My thoughts and prayers are with my sister, her husband Adam, their girls, and Adam’s entire family. It’s a tough time for them all. My thoughts and prayers are with my Aunt Janette and my Uncle Lloyd. I pray for a miracle in her life and God’s will in regard to her battle with cancer. I pray for, and hold in thought, their entire family. My thoughts and prayers are with those affected by the Boston Marathon Bombings. People died. People hurt. People saw things they need never see. People were stripped of the beautiful innocence that accompanies the harmonious gathering of strangers when they come together in support of fellow-man, simply because they can. My thoughts and prayers go out to all the people and families affected by the explosion in West, Texas. If we want to settle for the face value, there is pain, suffering, hurt, darkness, and despair all around us. If we look a little harder, there is hope, there is goodness, and there is solidarity in a world filled with more and more independent individuality.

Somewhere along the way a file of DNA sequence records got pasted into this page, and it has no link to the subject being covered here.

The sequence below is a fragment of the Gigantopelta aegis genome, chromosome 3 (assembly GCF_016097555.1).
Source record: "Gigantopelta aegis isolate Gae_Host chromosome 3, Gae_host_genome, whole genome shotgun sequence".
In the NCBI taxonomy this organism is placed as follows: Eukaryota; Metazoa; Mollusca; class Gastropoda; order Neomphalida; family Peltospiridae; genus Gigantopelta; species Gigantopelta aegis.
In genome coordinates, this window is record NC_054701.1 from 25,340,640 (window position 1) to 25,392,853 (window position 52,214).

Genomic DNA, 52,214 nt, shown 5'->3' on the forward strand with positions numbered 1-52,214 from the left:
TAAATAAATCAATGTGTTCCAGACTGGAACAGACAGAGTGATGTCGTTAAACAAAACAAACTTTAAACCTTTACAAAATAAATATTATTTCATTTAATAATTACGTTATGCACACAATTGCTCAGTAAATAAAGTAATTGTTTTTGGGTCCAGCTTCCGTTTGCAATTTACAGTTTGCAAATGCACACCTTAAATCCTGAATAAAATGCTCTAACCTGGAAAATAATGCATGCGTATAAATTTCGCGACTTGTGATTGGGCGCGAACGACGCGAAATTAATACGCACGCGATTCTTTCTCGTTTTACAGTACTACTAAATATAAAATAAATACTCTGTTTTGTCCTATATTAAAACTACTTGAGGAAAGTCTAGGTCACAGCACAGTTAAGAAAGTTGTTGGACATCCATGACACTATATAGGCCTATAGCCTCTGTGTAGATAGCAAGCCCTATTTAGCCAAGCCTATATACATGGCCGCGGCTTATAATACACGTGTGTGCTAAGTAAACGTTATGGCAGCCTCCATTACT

I don’t know God’s plan anymore than you do, but I trust it because it is perfect. I take solace in God’s Word, and communication with Him through prayer. There is comfort in the gathering and sharing among family and friends. God is where I go to get help with my burdens. God is who I ask for peace when my mind gets the best of me. God’s plan; at least He has one, which is more than I can say most of the time. Thank God He has a plan. Amen.